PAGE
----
If Pacquiao’s recent win against David Diaz were to be any gauge in his match up with De La Hoya, then, it is his knockout win that impressed De La Hoya as the win was no fluke and that there’s no belittling Diaz as he was a champion in his own right. Such that if ever their match up really takes place, it would surely bring in fans, writers and skeptics to ponder for a while. However, where the issue would attract most will be in their weight difference. As reported, both parties have agreed that the two fighters settle at 147 lb. or at a level within their reach and that’s the welterweight division. Not seeing much problem with regards to Pacquaio moving up again to a higher level, long time coach and mentor Freddie Roach was even the first to propose this match up. In fact, what incensed and probably lured De La Hoya to pick Pacquiao over others were the statements uttered by Roach that “…De La Hoya can’t pull the trigger anymore and that Manny can even knock him out…” With that in mind, De La Hoya had no other options but to give in to the challenge hurled by Roach and Pacquiao is not fazed by the weight difference as he fears no one. As his usual response to every challenges, Pacquaio’s always says, “anytime, anywhere”. And being the promoter of his fights, however, De La Hoya will have all the options how much prize money to offer Pacquiao and a share of the PPV net proceeds. This writer hopes that Pacquiao will not be underpaid again this time that if only he has a say, Pacquiao should have an equal pay as De La Hoya’s because without Pacquiao, there will be no grand fight.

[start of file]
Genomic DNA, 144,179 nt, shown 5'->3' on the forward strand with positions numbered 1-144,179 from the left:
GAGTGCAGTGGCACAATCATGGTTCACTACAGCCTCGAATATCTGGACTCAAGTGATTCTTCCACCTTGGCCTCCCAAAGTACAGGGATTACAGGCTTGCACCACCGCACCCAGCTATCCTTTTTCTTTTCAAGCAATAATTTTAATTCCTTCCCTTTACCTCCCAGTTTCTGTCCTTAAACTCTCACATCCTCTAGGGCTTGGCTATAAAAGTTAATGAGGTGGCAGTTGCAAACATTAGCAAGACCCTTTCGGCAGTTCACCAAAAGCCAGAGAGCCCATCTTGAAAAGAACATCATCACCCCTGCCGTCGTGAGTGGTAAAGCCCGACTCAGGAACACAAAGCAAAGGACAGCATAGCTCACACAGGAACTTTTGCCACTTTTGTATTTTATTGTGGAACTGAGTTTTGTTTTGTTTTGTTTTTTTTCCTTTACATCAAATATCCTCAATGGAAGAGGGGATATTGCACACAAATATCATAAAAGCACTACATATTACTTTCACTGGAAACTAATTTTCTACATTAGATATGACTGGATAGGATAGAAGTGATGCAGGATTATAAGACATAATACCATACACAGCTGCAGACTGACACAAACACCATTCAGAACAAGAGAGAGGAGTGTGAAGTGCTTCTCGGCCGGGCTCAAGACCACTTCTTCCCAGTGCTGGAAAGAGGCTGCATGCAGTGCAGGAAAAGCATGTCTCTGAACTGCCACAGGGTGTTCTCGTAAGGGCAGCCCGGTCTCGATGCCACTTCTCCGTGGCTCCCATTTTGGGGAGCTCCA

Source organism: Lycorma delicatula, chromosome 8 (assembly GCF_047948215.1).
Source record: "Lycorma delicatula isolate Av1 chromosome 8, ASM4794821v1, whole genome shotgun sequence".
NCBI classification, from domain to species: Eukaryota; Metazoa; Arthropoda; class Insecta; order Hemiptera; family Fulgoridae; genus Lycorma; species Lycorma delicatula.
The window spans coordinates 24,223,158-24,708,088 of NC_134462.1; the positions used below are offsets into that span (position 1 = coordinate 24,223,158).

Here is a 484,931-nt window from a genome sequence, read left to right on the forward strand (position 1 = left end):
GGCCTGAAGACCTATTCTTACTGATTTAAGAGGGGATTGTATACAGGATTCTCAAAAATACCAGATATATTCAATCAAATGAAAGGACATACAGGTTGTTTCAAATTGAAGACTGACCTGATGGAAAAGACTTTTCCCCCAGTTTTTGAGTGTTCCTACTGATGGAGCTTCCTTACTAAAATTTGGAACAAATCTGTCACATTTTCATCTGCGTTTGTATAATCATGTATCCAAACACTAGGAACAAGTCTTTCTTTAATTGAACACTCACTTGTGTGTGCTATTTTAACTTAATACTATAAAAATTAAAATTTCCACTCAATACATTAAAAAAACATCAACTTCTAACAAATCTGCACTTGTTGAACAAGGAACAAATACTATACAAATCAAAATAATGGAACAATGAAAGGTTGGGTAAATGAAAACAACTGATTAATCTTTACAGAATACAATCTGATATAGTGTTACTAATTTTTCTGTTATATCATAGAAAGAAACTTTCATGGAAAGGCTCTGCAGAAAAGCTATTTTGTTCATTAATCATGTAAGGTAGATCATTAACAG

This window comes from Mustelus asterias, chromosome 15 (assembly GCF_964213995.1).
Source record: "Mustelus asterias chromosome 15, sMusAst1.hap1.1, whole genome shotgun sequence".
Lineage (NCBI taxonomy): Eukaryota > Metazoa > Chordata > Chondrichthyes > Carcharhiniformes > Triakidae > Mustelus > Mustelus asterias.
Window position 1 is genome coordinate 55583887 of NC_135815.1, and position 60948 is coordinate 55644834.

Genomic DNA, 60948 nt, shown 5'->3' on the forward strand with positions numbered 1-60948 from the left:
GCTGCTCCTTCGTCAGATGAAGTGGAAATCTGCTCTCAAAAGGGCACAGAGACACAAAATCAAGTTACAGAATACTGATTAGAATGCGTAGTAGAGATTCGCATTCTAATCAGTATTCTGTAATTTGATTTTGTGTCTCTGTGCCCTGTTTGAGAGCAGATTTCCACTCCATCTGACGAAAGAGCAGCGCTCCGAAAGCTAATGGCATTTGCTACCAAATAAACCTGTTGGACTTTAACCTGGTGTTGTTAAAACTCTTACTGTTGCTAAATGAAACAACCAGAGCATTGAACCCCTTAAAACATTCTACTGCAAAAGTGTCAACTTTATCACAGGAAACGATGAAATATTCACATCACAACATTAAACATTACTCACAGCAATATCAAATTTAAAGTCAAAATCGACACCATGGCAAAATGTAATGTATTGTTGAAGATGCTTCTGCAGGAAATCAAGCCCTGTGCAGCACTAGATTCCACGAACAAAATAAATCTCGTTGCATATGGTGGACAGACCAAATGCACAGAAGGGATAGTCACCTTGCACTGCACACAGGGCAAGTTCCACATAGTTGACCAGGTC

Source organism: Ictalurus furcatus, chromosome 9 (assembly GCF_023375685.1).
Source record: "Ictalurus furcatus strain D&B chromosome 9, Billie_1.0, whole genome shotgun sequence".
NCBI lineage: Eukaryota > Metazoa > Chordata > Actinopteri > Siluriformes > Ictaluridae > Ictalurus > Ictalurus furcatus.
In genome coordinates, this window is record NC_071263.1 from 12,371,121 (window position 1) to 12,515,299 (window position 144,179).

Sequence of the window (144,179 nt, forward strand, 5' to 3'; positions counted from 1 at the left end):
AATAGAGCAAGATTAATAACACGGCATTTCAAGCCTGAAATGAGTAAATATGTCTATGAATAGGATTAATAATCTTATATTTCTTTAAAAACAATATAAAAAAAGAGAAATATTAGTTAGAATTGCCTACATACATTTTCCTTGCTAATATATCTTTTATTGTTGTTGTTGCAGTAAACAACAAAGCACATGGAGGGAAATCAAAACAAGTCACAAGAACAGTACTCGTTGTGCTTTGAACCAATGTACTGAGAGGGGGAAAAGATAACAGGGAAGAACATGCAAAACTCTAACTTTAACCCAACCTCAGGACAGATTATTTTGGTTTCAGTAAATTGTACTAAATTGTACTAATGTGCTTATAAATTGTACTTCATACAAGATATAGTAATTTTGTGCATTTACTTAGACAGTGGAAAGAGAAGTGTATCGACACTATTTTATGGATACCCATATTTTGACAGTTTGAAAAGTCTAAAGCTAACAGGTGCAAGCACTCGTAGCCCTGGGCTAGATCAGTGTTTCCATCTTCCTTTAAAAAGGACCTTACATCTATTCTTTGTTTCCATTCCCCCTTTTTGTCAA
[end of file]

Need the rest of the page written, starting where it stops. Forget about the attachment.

Reminiscent of the third fight between Muhammad Ali and Joe Frazier in 1975 or the so-called Thrilla in Manila, it will be in the training of the two fighters that will be the biggest factor in this “dream fight”. With the fighters having a big difference in weights, it will be how they train and approach the fight that will determine the outcome of their fight. In 1975, this writer has witnessed for five successive days the training of both Ali and Frazier at the Folk Arts Theater of the Philippines. To accommodate both, Ali trained in the morning session while Frazier at noon or right after Ali finishes his. Complete with presentable training facilities; a makeshift ring, speed ball, heavy bag, massage table and everything, both fighters trained with gusto till the last days of their training. While Ali trained lightly, sparring with a smaller spar mates, perhaps a middleweight to hone his speed, he sparred with bigger spar mates later with most of the time just parrying their punches a la rope-a-dope. Meanwhile, by the time Frazier takes over and contrary to Ali’s training regimen, he sparred heavily punishing his spar mates with heavy punches while allowing himself also to be battered as well. By fight time, the way they trained took its toll.